The VisitCultureCinemaMovie reviews
M Night Shyamalan’s career trajectory has been an uncompromising affair in creative chaos, from defiantly cult hits (The Sixth Sense, Unbreakable, Signs) to austere pitfalls (The Happening, The Last Airbender, After Earth), the director is adamant he will make his mark. Although the ideas behind The Visit are no stranger than his previous, Shyamalan does find the nail to hammer home a horror flick that punches above and below the waist. The outcome is both weird and entertaining.
Becca (Olivia DeJonge) and Tyler (Ed Oxenbould) are two siblings yet to meet their grandparents because their mother (Kathryn Hahn) has not spoken to her parents in 15 years. She puts her children on the train to visit the estranged grandparents Nana (the marvellous Deanna Dunagan) and Pop Pop (Peter McRobbie) while she takes a weeklong cruise with a man. It quickly becomes clear that Nana is very sick, suffering from Sundowning, a psychological disorder associated with dementia, and that Pop Pop, who makes frequent trips to the forsaken shed, is not so well either.
Becca, an aspiring filmmaker, decides that the consequences of the family mismatch will unfold interestingly as a documentary. So, in a stylistic platitude, the film begins to reveal itself through the eyes of Becca’s lens with Tyler assigned the B camera. However, there is something fresh about the approach here, as the framing and finishing of the cinematography is actually quite sumptuous due to Becca’s devotion to making a good film herself.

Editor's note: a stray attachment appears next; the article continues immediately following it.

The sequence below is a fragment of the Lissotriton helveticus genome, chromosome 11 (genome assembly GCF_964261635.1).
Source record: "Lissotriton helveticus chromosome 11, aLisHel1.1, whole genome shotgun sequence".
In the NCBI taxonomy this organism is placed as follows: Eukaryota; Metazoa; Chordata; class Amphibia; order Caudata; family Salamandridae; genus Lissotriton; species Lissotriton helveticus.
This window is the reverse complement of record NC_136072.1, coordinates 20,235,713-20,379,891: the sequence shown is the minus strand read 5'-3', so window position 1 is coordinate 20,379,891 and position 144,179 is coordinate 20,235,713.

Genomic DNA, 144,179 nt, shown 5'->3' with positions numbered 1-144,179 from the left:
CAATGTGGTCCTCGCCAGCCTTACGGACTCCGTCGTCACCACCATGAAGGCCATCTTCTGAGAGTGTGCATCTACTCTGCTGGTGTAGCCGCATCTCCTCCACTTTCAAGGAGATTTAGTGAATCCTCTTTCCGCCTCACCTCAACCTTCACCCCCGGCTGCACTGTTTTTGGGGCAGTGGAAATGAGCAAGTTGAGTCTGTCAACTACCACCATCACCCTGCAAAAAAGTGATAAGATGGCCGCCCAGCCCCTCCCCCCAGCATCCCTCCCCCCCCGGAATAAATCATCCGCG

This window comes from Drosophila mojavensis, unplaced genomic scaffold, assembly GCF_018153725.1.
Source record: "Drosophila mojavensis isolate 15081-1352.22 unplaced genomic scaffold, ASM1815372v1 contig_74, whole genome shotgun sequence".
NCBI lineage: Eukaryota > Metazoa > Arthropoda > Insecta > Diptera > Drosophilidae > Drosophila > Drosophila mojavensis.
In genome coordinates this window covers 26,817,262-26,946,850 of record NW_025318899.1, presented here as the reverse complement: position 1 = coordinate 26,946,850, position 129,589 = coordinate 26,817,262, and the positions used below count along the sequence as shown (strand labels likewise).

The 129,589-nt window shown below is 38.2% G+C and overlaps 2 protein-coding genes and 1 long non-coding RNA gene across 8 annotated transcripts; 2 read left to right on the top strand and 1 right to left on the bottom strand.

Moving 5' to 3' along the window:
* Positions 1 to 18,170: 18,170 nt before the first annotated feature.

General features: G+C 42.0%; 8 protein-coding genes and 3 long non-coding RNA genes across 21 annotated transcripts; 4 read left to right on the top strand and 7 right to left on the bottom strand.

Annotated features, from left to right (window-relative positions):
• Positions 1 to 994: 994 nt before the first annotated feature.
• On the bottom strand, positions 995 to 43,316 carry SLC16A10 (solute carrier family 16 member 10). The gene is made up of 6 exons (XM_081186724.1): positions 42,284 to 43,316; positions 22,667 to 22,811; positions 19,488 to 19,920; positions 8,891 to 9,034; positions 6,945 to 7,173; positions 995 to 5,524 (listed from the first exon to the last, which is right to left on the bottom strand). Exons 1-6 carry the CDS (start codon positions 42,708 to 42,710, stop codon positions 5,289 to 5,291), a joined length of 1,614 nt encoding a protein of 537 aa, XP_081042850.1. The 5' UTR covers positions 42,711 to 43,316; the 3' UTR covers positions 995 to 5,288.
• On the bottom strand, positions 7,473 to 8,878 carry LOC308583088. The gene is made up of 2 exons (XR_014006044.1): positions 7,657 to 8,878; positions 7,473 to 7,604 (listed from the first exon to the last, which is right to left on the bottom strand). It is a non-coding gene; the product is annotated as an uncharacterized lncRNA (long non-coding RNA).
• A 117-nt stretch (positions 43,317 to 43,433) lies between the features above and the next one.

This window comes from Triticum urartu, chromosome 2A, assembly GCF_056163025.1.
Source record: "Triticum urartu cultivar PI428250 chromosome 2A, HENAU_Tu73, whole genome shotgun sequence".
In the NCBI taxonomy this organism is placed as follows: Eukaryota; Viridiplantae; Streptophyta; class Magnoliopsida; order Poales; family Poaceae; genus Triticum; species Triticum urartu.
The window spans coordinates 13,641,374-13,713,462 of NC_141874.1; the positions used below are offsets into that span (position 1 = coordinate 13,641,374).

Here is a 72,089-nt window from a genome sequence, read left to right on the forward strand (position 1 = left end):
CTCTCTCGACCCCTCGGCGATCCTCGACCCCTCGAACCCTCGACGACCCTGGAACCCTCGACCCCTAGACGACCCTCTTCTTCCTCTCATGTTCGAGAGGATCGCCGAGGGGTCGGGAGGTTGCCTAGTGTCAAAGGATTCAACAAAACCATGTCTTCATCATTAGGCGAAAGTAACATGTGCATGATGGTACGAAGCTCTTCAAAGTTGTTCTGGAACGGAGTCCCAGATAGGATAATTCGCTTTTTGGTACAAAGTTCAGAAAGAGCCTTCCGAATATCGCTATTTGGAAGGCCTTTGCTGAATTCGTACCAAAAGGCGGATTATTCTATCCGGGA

The scare tactics are deployed thick and fast and, unfortunately, the frights come dangerously close to mere stabs in the dark, albeit fittingly, considering the rest of the Blumhouse slate (the production company behind such prodders as Paranormal Activity, Insidious and Sinister).
The film doesn’t find an effective footing between comedy and horror either, but there is certainly relief to be found in the more outlandish moments, including Nana sharpening her nails in the corridor butt-naked – a definite highlight. However, this is a Shyamalan film and a twist is to be found, sending a big chill through his fans. DeJonge and Oxenbould are also cast with good chemistry as brother and sister, making them both actors to watch at the modest age of 17 and 14 respectively.
The Visit is released nationwide on 9th September 2015.
Watch the trailer for The Visit here: